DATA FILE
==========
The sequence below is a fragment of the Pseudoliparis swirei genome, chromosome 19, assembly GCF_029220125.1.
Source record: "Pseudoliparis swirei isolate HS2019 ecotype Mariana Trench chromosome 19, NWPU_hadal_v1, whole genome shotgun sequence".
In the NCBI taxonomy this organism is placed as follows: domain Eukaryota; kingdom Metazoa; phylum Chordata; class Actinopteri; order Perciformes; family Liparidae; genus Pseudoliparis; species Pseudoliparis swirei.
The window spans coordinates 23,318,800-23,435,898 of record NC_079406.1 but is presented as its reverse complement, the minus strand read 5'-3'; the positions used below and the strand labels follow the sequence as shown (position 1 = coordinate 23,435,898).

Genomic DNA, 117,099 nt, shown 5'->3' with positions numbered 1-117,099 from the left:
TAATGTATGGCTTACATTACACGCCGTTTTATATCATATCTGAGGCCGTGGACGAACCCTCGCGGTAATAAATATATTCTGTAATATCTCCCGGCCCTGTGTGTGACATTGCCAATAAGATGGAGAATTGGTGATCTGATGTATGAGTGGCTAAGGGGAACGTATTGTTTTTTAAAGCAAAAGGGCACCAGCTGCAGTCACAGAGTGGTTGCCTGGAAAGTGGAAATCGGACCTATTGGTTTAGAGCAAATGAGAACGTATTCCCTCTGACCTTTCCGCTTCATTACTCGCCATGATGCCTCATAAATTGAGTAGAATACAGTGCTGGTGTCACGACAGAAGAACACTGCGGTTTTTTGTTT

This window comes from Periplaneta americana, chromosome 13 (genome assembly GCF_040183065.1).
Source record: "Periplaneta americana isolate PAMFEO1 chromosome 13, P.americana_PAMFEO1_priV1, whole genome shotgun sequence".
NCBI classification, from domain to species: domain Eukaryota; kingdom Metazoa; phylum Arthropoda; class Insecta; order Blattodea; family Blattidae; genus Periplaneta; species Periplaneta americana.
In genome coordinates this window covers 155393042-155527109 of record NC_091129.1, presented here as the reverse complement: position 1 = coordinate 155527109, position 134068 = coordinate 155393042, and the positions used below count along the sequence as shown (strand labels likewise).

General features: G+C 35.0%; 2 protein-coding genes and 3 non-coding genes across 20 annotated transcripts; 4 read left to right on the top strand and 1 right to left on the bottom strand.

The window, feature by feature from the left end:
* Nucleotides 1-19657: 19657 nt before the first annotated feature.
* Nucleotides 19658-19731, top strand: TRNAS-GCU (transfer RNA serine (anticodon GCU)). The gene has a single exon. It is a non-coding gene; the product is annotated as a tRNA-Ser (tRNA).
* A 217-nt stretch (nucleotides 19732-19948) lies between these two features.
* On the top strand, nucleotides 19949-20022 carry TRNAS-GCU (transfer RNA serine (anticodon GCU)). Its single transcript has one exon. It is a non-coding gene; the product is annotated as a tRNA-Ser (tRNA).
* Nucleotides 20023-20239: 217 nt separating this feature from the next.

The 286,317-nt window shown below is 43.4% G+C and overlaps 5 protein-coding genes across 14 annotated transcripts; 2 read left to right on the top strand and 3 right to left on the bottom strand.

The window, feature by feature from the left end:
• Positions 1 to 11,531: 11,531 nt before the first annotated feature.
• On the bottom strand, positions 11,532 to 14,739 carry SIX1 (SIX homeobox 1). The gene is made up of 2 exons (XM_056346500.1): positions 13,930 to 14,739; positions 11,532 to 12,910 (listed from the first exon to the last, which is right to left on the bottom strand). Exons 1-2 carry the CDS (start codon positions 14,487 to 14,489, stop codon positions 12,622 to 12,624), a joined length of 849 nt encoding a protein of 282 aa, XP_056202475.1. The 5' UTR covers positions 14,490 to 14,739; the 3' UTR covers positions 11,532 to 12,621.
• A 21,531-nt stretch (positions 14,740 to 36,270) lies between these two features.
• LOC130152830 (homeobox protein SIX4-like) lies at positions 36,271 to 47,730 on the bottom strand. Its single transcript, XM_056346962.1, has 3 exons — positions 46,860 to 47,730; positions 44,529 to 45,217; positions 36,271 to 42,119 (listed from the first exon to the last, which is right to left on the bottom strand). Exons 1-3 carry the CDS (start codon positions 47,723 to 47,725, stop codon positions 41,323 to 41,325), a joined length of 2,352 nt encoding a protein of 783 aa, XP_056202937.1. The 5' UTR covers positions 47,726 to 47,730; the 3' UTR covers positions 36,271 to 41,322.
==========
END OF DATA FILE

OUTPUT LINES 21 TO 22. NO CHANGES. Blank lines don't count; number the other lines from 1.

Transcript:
• On the bottom strand, positions 11,532 to 14,739 carry SIX1 (SIX homeobox 1). The gene is made up of 2 exons (XM_056346500.1): positions 13,930 to 14,739; positions 11,532 to 12,910 (listed from the first exon to the last, which is right to left on the bottom strand). Exons 1-2 carry the CDS (start codon positions 14,487 to 14,489, stop codon positions 12,622 to 12,624), a joined length of 849 nt encoding a protein of 282 aa, XP_056202475.1. The 5' UTR covers positions 14,490 to 14,739; the 3' UTR covers positions 11,532 to 12,621.
• A 21,531-nt stretch (positions 14,740 to 36,270) lies between these two features.